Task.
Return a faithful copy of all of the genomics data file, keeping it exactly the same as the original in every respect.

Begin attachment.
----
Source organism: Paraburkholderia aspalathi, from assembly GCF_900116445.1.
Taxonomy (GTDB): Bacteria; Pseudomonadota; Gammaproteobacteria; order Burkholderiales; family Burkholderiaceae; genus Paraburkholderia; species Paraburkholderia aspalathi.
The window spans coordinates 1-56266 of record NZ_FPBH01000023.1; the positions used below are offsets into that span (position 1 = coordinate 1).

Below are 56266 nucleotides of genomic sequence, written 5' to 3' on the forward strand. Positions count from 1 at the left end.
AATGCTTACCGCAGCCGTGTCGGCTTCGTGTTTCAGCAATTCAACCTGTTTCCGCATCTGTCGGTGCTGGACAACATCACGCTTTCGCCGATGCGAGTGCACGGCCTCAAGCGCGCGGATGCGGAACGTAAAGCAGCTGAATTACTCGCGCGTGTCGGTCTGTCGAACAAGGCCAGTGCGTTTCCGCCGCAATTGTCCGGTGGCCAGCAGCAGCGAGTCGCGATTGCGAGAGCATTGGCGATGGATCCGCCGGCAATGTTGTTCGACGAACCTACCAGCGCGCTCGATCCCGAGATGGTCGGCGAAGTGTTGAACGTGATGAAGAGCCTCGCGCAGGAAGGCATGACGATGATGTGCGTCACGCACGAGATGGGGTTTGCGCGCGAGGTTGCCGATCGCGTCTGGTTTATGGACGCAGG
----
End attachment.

Source organism: Paraburkholderia aspalathi, from assembly GCF_900116445.1.
Taxonomy (GTDB): Bacteria; Pseudomonadota; Gammaproteobacteria; order Burkholderiales; family Burkholderiaceae; genus Paraburkholderia; species Paraburkholderia aspalathi.
The window spans coordinates 1-56266 of record NZ_FPBH01000023.1; the positions used below are offsets into that span (position 1 = coordinate 1).

Below are 56266 nucleotides of genomic sequence, written 5' to 3' on the forward strand. Positions count from 1 at the left end.
AATGCTTACCGCAGCCGTGTCGGCTTCGTGTTTCAGCAATTCAACCTGTTTCCGCATCTGTCGGTGCTGGACAACATCACGCTTTCGCCGATGCGAGTGCACGGCCTCAAGCGCGCGGATGCGGAACGTAAAGCAGCTGAATTACTCGCGCGTGTCGGTCTGTCGAACAAGGCCAGTGCGTTTCCGCCGCAATTGTCCGGTGGCCAGCAGCAGCGAGTCGCGATTGCGAGAGCATTGGCGATGGATCCGCCGGCAATGTTGTTCGACGAACCTACCAGCGCGCTCGATCCCGAGATGGTCGGCGAAGTGTTGAACGTGATGAAGAGCCTCGCGCAGGAAGGCATGACGATGATGTGCGTCACGCACGAGATGGGGTTTGCGCGCGAGGTTGCCGATCGCGTCTGGTTTATGGACGCAGG